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Mirror wants Peloton’s high-end fitness dollars. Here’s how far behind it really is

2 weeks ago by Julia Gray in Innovation

Have you ever looked into your mirror and thought, “If only this were also a gym?” Maybe you went to a pilates class and considered, “This whole experience would be improved if I could mount it on my wall.” Well, the folks at Mirror ($MIRROR) are here to help with their state-of-the-art.... mirror.

Now, the Mirror isn’t just a mirrored HD screen with a carbon steel frame and mineral bronze powder coat. The Mirror brings fitness into your home with personalized, interactive exercise classes led by the best trainers in the country. All this for a cool $1495, or $42 a month for the rest of your life (three years). On top of the price of the Mirror, you'll pay a monthly subscription of $39. 

Needless to say, this product isn’t for the average consumer. But it’s not hard to imagine the demographic, which the company’s ads depict with such a heavy hand it almost reads as parody. A toned twenty-something squats in her mid century modern living room. A buff guy practices kickboxing inside what looks like an Italian palazzo, complete with inlaid hardwood floors and one ficus. 

These are caricatures of Mirror’s target audience, or the people its target audience want to be. The early adopters when the Mirror launched in 2018 consisted of social media influencers and celebrities like Jennifer Aniston, Alicia Keys, Kate Hudson, Gwyneth Paltrow, and Lady Gaga. The tagged photos on Mirror’s Instagram page paint a more diverse picture of its users. But our data suggests its following isn’t growing much. It increased 3% this year, while Peloton’s ($NASDAQ:PTON) following went up 11%.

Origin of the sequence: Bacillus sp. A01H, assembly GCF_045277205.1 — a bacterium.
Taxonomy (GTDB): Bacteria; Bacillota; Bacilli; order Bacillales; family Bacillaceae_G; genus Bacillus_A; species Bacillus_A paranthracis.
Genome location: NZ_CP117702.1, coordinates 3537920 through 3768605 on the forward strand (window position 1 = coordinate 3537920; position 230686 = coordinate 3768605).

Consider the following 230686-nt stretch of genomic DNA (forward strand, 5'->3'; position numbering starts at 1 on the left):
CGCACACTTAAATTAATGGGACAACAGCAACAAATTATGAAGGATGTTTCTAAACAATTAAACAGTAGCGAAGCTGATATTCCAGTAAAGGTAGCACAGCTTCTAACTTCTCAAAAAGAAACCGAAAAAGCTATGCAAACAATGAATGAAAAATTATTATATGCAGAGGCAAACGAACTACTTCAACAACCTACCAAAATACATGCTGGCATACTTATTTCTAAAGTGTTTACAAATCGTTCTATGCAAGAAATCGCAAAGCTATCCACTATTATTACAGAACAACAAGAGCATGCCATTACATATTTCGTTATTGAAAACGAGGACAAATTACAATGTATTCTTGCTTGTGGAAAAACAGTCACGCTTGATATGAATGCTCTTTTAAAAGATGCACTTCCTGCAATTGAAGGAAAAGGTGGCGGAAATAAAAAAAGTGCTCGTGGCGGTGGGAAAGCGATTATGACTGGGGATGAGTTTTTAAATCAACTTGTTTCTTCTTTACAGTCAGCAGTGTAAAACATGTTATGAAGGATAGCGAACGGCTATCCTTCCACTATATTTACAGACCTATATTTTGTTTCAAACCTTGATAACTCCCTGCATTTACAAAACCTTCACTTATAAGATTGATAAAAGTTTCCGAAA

That said, Mirror plans to expand beyond exercise. Soon, it will offer FaceTime-like communication with teachers, therapists, and all kinds of “experts.” The company recently introduced meditation guides and kid-friendly “Family Fun” workout classes. There are currently 139 job openings in the engineering department. The marketing division is looking to hire 57 employees.

With these additional features, Mirror hopes to expand its reach. Perhaps the new marketing team will restrategize its ad campaign to reflect a more relatable consumer, less off-duty model and more 9-5 millennial. 

Mirror founder Brynn Putnam told The Atlantic that the company has already sold “tens of thousands of Mirrors” and finished out last year well above its sales targets. This puts the company in close competition with Peloton, which boasts over 1.4 million members and 577000 machines sold. Mirror and Peloton share strikingly similar products and one central goal: Convenient, on-demand fitness.  

At-home exercise equipment is nothing new. You might remember Jane Fonda’s Thighmaster or the BowFlex or the Shake Weight. People have always been trying to make fitness more convenient. But companies like Mirror and Peloton don’t just sell aspirational bodies, they sell aspirational lifestyles. They want your life to revolve around their products. Putnam said she wants the Mirror to be people’s “third screen,” following their computer and phone of course.

Sure, Mirror can make its ads appeal to moms with jobs instead of globe-trotting models, but can the company make its product attainable for the working class? 

About the Data:

Thinknum tracks companies using the information they post online - jobs, social and web traffic, product sales and app ratings - and creates data sets that measure factors like hiring, revenue and foot traffic. Data sets may not be fully comprehensive (they only account for what is available on the web), but they can be used to gauge performance factors like staffing and sales. 

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Julia Gray

Julia is Thinknum's Innovation Editor. She also writes about music, art, and culture for the Washington Post, Playboy, Stereogum, Uproxx, and Paper Magazine.

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